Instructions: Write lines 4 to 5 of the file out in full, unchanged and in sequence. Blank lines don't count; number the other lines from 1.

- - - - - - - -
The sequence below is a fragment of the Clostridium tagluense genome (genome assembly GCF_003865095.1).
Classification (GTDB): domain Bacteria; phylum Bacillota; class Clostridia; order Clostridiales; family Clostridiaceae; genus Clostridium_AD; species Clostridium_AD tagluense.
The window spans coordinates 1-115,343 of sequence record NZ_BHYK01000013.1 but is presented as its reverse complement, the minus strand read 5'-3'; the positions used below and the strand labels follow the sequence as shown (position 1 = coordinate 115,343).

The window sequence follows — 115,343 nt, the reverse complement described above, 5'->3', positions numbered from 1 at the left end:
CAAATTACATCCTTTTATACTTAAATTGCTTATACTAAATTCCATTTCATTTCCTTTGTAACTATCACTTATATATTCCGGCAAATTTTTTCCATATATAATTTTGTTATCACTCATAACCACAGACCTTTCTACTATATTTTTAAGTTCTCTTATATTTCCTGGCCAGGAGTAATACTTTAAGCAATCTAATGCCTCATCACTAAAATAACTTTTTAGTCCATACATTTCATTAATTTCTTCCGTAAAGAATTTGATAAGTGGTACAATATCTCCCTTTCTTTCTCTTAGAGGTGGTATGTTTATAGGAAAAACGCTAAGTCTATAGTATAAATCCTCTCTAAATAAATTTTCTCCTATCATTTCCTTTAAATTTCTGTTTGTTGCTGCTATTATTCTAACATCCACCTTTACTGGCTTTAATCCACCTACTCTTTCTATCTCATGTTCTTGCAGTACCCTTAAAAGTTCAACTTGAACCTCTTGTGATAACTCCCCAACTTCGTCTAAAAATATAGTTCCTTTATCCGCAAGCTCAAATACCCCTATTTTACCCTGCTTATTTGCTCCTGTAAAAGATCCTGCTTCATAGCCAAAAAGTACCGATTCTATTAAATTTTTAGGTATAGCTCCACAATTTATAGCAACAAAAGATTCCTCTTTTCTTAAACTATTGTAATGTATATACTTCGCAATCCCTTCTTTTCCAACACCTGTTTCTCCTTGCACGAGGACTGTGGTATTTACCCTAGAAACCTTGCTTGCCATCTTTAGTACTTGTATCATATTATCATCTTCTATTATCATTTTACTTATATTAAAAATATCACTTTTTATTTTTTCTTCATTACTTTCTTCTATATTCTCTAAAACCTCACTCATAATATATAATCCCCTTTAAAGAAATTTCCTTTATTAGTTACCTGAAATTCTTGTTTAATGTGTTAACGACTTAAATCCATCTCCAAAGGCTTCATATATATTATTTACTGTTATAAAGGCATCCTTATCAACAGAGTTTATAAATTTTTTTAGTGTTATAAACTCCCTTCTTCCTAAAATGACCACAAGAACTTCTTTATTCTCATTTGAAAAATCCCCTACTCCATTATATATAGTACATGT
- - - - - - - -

The window sequence follows — 115,343 nt, the reverse complement described above, 5'->3', positions numbered from 1 at the left end:
CAAATTACATCCTTTTATACTTAAATTGCTTATACTAAATTCCATTTCATTTCCTTTGTAACTATCACTTATATATTCCGGCAAATTTTTTCCATATATAATTTTGTTATCACTCATAACCACAGACCTTTCTACTATATTTTTAAGTTCTCTTATATTTCCTGGCCAGGAGTAATACTTTAAGCAATCTAATGCCTCATCACTAAAATAACTTTTTAGTCCATACATTTCATTAATTTCTTCCGTAAAGAATTTGATAAGTGGTACAATATCTCCCTTTCTTTCTCTTAGAGGTGGTATGTTTATAGGAAAAACGCTAAGTCTATAGTATAAATCCTCTCTAAATAAATTTTCTCCTATCATTTCCTTTAAATTTCTGTTTGTTGCTGCTATTATTCTAACATCCACCTTTACTGGCTTTAATCCACCTACTCTTTCTATCTCATGTTCTTGCAGTACCCTTAAAAGTTCAACTTGAACCTCTTGTGATAACTCCCCAACTTCGTCTAAAAATATAGTTCCTTTATCCGCAAGCTCAAATACCCCTATTTTACCCTGCTTATTTGCTCCTGTAAAAGATCCTGCTTCATAGCCAAAAAGTACCGATTCTATTAAATTTTTAGGTATAGCTCCACAATTTATAGCAACAAAAGATTCCTCTTTTCTTAAACTATTGTAATGTATATACTTCGCAATCCCTTCTTTTCCAACACCTGTTTCTCCTTGCACGAGGACTGTGGTATTTACCCTAGAAACCTTGCTTGCCATCTTTAGTACTTGTATCATATTATCATCTTCTATTATCATTTTACTTATATTAAAAATATCACTTTTTATTTTTTCTTCATTACTTTCTTCTATATTCTCTAAAACCTCACTCATAATATATAATCCCCTTTAAAGAAATTTCCTTTATTAGTTACCTGAAATTCTTGTTTAATGTGTTAACGACTTAAATCCATCTCCAAAGGCTTCATATATATTATTTACTGTTATAAAGGCATCCTTATCAACAGAGTTTATAAATTTTTTTAGTGTTATAAACTCCCTTCTTCCTAAAATGACCACAAGAACTTCTTTATTCTCATTTGAAAAATCCCCTACTCCATTATATATAGTACATGT